A hyperlink or a link is an icon, graphic, or text in a webpage that links to another web page, document or object. The World Wide Web is comprised of hyperlinks linking trillions and trillions of pages and files to one another. Being one of the top web design companies in Phoenix, we’re here to help you know more about these blue loops that seem to be everywhere.

First, let’s get some terminology straight.

Links are used as reference to data that can directly be followed by clicking, tapping or hovering. When it’s in the form of a text, it’s called hypertext. The text that is linked from it is called the anchor text. The document containing a hyperlink is known as the source document.

The effect of following a hyperlink varies in accordance with the hypertext system and may sometimes depend on the link itself.

While most hyperlinks cause the target document to replace the document being displayed, some are marked to cause the target document to open in a new window.

Another effect is transclusion, for which the link target is a document fragment that replaces the link anchor within the source document.

So where did it all begin?

The term ‘hyperlink’ was coined by the American pioneer of information technology, Ted Nelson in 1965. He was inspired by the works of Vannevar Bush in his popular essay ‘As We May Think’ (1945). In a series of articles published from 1964 through 1980, Nelson transposed Bush’s concept of automated cross-referencing into the context of computers and the internet.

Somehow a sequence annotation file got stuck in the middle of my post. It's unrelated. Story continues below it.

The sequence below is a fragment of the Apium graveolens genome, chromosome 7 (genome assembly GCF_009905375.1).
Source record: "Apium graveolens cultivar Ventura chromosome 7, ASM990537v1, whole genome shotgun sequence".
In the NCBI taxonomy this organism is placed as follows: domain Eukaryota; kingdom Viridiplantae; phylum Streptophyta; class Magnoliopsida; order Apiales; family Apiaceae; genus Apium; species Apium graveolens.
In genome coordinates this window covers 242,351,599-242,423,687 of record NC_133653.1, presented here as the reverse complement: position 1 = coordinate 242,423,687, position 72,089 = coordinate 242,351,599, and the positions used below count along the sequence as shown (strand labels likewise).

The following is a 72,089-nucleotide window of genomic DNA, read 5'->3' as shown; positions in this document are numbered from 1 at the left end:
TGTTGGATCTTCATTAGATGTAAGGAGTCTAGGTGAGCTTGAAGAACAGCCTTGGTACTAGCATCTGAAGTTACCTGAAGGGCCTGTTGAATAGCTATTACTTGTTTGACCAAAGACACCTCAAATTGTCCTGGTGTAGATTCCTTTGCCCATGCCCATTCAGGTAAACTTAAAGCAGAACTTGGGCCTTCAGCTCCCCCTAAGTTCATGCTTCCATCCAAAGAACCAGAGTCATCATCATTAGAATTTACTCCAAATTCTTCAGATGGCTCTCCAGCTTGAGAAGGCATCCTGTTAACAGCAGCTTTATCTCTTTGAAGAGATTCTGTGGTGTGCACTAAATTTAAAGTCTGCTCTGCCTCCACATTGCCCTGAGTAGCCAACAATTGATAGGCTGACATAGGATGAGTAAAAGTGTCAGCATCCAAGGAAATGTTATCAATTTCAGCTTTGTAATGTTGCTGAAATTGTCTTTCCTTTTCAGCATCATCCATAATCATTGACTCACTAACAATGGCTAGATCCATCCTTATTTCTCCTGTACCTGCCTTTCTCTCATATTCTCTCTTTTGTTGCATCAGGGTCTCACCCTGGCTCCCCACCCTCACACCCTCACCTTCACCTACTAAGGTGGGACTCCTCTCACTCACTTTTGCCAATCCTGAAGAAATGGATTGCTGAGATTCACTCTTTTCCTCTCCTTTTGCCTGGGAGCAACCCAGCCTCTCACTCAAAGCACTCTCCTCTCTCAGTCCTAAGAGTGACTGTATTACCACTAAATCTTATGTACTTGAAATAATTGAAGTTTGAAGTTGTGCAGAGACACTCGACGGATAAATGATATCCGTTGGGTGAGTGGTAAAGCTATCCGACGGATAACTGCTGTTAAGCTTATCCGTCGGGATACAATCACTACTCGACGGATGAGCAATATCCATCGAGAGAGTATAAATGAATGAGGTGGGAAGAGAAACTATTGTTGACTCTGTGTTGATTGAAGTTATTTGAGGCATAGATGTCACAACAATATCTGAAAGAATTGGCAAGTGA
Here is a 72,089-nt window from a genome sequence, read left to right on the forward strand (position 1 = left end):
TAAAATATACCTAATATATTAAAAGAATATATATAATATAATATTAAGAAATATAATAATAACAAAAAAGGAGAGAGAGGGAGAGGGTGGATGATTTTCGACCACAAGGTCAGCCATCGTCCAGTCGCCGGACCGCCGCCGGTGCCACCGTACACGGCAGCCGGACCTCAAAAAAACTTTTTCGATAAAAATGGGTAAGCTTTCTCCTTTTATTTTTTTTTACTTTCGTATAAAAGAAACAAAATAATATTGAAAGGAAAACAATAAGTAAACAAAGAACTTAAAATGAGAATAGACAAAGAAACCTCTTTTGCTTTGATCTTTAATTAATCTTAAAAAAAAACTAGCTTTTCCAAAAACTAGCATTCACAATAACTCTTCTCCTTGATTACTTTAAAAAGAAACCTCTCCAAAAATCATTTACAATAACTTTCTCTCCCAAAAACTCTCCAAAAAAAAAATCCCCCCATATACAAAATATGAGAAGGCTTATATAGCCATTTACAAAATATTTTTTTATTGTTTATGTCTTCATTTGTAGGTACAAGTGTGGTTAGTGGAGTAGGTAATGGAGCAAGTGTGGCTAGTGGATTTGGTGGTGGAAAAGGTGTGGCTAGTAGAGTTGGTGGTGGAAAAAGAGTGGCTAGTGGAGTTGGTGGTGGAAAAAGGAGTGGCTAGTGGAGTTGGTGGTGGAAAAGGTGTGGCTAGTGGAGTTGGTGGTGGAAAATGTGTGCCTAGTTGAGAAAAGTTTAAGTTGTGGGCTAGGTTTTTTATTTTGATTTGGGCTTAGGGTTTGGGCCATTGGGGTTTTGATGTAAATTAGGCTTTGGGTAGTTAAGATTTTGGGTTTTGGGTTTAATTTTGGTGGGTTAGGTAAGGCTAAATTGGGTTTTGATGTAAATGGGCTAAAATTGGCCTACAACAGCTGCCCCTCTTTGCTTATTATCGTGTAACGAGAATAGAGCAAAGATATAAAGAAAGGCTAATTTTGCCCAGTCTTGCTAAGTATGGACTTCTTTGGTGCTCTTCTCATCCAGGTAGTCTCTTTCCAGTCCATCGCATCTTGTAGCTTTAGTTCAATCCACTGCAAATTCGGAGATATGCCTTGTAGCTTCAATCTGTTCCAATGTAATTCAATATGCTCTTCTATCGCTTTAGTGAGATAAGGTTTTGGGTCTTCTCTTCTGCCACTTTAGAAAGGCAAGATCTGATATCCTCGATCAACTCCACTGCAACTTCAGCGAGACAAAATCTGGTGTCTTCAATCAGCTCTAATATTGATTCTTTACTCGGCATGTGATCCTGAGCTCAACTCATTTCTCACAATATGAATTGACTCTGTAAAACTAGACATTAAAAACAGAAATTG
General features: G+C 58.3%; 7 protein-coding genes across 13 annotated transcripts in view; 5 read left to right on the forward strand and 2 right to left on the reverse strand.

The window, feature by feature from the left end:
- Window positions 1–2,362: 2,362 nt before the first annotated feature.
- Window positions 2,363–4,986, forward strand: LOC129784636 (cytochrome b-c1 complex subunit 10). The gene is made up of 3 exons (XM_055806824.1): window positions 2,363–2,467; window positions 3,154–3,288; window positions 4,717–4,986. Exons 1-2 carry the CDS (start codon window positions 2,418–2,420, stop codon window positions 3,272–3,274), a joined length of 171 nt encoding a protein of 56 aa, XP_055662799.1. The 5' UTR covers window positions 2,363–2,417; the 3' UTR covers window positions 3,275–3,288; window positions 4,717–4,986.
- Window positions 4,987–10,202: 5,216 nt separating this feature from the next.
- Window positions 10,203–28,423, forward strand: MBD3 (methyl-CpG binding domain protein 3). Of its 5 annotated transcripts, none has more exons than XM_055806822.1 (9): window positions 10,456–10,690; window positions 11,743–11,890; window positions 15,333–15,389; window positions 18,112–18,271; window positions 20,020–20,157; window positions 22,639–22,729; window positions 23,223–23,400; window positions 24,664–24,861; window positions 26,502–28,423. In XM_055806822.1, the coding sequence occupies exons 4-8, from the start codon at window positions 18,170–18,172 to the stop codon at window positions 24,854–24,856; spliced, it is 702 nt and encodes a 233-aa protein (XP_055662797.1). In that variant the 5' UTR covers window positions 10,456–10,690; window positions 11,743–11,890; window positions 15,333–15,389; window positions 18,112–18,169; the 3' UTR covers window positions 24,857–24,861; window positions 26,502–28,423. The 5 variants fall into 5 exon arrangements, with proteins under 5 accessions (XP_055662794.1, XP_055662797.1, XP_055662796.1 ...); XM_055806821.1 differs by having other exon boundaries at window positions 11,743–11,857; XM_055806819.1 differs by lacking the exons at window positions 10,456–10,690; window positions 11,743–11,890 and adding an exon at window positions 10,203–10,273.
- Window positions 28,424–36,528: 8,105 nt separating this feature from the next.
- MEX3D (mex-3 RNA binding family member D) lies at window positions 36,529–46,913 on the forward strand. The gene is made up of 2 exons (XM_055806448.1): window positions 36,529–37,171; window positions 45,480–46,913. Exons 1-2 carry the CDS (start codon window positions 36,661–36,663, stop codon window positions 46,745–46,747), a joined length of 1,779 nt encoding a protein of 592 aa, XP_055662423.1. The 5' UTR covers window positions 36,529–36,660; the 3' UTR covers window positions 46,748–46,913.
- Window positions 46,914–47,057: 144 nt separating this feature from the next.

And before we knew it, they took over the internet!

But why are they blue?

The truth is we don’t know. No one does.

It had been speculated for a long time blue was the color of choice simply for visibility. Joe Clark, the author of the book ‘Building Accessible Websites’ (2002) explained – “Red and green are the colors most affected by color-vision deficiency.  Almost no one has a blue deficiency. Accordingly, nearly everyone can see blue, or, more accurately, almost everyone can distinguish blue as a color different from others.”

However, that is not entirely true.

Tim Berners-Lee, a computer scientist, best known as the inventor of the WWW had this to say on The World Wide Web Consortium about the blue color of the hyperlinks:

“There is no reason why one should use color, or blue, to signify links: it is just a default. I think the first WWW client (World Wide Web I wrote for the NeXT) used just underline to represent link, as it was a spare emphasis form which isn’t used much in real documents. Blue came in as browsers went color — I don’t remember which was the first to use blue…

My guess is that blue is the darkest color and so threatens the legibility least. I used green whenever I could in the early WWW design, for nature and because it is supposed to be relaxing. Robert Cailliau made the WWW icon in many colors but chose green as he had always seen W in his head as green.”

What we do know for sure is that blue links have been the default link style on the web for more than 20 years and they are here to stay.